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Relative Motion & Constrained Motion Lecture V Constrained MotionRelative Motion.

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Presentation on theme: "Relative Motion & Constrained Motion Lecture V Constrained MotionRelative Motion."— Presentation transcript:

1 Relative Motion & Constrained Motion Lecture V Constrained MotionRelative Motion

2 In previous lectures, the particles motion have been described using coordinates referred to fixed reference axes. This kind of motion analysis is called absolute motion analysis. Not always easy to describe or measure motion by using fixed set of axes. The motion analysis of many engineering problems is sometime simplified by using measurements made with respect to moving reference system. Combining these measurements with the absolute motion of the moving coordinate system, enable us to determine the absolute motion required. This approach is called relative motion analysis. vBvB vAvA v A/B

3 Relative Motion (Cont.) -The motion of the moving coordinate system is specified w.r.t. a fixed coordinate system. -The moving coordinate system should be nonrotating (translating or parallel to the fixed system). -A/B is read as the motion of A relative to B (or w.r.t. B). -The relative motion terms can be expressed in whatever coordinate system (rectangular, polar, n-t). Fixed system Moving system Fixed system Note: r B/A = -r A/B v B/A = -v A/B a B/A = -a A/B Path Note: r A & r B are measured from the origin of the fixed axes X-Y. Note: In relative motion analysis, acceleration of a particle observed in a translating system x-y is the same as observed in a fixed system X-Y, when the moving system has a constant velocity.

4 Relative Motion Exercises

5 Exercise # 1 2/186: The passenger aircraft B is flying east with a velocity v B = 800 km/h. A military jet traveling south with a velocity v A = 1200 km/h passes under B at a slightly lower altitude. What velocity does A appear to have to a passenger in B, and what is the direction of that apparent velocity?.

6 Exercise # 2 At the instant shown, cars A and B are traveling with speeds of 18 m/s and 12 m/s, respectively. Also at this instant, car A has a decrease in speed of 2 m/s 2, and B has an increase in speed of 3 m/s 2. Determine the velocity and acceleration of car B with respect to car A.

7 Exercise # 3 2/191: The car A has a forward speed of 18 km/h and is accelerating at 3 m/s 2. Determine the velocity and acceleration of the car relative to observer B, who rides in a nonrotating chair on the Ferris wheel. The angular rate  = 3 rev/min of the Ferris wheel is constant.

8 Exercise # 4 2/199: Airplane A is flying horizontally with a constant speed of 200 km/h and is towing the glider B, which is gaining altitude. If the tow cable has a length r = 60 m and  is increasing at the constant rate of 5 degrees per second, determine the magnitudes of the velocity v and acceleration a of the glider for the instant when  = 15°.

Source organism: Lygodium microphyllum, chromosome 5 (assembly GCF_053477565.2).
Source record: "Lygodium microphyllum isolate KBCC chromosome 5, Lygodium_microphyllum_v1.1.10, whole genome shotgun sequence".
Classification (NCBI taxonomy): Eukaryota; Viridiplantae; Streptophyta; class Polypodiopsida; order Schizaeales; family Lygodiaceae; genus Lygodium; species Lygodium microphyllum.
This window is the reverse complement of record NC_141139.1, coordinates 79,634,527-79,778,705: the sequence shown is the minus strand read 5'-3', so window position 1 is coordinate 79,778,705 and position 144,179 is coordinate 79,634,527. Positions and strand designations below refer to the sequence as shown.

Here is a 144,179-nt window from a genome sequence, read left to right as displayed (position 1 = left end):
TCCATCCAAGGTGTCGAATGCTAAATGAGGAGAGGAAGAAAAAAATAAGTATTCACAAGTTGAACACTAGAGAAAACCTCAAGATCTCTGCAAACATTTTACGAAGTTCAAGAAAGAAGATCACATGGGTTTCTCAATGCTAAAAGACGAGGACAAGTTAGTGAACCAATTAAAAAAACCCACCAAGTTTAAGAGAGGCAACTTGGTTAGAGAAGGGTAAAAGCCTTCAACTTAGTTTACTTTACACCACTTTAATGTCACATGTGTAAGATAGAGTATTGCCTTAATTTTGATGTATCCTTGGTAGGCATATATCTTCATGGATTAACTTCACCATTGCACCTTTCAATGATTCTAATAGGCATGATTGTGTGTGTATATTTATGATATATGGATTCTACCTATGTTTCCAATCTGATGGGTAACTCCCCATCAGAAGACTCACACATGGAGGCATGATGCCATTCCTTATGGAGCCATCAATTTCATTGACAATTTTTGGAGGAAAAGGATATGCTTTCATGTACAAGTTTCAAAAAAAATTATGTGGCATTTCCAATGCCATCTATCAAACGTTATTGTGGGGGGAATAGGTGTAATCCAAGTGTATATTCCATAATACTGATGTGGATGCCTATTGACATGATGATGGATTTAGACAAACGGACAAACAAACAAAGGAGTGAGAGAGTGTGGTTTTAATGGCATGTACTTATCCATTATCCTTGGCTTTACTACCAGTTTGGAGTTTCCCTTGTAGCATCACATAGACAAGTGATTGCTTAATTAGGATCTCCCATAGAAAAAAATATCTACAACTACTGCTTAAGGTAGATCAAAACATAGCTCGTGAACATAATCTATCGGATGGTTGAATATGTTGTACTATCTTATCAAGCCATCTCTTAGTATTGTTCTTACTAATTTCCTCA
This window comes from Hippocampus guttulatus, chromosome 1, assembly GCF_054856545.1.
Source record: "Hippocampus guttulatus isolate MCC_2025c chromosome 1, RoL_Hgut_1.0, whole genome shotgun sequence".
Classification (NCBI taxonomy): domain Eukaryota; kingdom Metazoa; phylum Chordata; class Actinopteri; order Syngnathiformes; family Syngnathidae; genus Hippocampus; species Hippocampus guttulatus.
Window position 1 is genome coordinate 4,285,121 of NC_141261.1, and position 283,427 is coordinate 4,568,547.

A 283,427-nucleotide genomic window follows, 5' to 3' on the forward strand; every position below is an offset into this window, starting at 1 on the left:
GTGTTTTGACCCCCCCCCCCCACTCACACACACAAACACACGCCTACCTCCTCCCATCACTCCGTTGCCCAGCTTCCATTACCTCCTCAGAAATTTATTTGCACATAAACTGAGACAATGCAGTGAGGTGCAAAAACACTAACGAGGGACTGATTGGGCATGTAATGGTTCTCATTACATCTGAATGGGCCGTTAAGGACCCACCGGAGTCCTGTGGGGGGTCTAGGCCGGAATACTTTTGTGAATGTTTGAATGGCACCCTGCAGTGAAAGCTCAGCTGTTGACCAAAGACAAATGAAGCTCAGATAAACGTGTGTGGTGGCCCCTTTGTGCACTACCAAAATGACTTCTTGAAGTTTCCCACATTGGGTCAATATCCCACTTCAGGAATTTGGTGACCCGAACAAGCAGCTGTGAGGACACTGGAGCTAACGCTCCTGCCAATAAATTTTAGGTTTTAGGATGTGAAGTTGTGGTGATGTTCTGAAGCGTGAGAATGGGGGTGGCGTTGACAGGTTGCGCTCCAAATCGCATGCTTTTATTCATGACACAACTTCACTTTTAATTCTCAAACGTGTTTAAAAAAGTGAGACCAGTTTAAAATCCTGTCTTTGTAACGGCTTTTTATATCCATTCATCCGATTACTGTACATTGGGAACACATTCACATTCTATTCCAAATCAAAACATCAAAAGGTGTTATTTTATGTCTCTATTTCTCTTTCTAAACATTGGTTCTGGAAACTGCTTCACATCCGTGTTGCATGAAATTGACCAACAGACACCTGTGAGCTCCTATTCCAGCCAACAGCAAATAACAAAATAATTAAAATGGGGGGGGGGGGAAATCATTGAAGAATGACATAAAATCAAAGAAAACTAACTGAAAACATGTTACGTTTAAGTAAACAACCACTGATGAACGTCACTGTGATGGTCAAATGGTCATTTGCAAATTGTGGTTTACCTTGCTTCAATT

9 Constrained Motion Here, motions of more than one particle are interrelated because of the constraints imposed by the interconnecting members. In such problems, it is necessary to account for these constraints in order to determine the respective motions of the particles.

10 Constrained Motion (Cont.) Notes: -Horizontal motion of A is twice the vertical motion of B. -The motion of B is the same as that of the center of its pulley, so we establish position coordinates x and y measured from a convenient fixed datum. -The system is one degree of freedom, since only one variable, either x or y, is needed to specify the positions of all parts of the system. One Degree of Freedom System L, r 1, r 2, and b are constants Differentiating once and twice gives: Datum + +

11 Constrained Motion (Cont.) Note: -The positions of the lower pulley C depend on the separate specifications of the two coordinates y A & y B. -It is impossible for the signs of all three terms to be +ve simultaneously. Two Degree of Freedom System Differentiating once gives: Eliminating the terms in gives: Datum + + + +

12 Constrained Motion Exercises

13 Exercise # 5 2/208: Cylinder B has a downward velocity of 0.6 m/s and an upward acceleration of 0.15 m/s 2. Calculate the velocity and acceleration of block A.

14 Exercise # 6 2/210: Cylinder B has a downward velocity in meters per second given by v B = t 2 /2 + t 3 /6, where t is in seconds. Calculate the acceleration of A when t = 2 s.

15 Exercise # 7 2/211: Determine the vertical rise h of the load W during 5 seconds if the hoisting drum wraps cable around it at the constant rate of 320 mm/s.

16 Exercise # 8 2/216: The power winches on the industrial scaffold enable it to be raised or lowered. For rotation in the sense indicated, the scaffold is being raised. If each drum has a diameter of 200 mm and turns at the rate of 40 rev/min, determine the upward velocity v of the scaffold.

17 Exercise # 9 2/218: Collars A and B slide along the fixed right-angle rods and are connected by a cord of length L. Determine the acceleration a x of collar B as a function of y if collar A is given a constant upward velocity v A.


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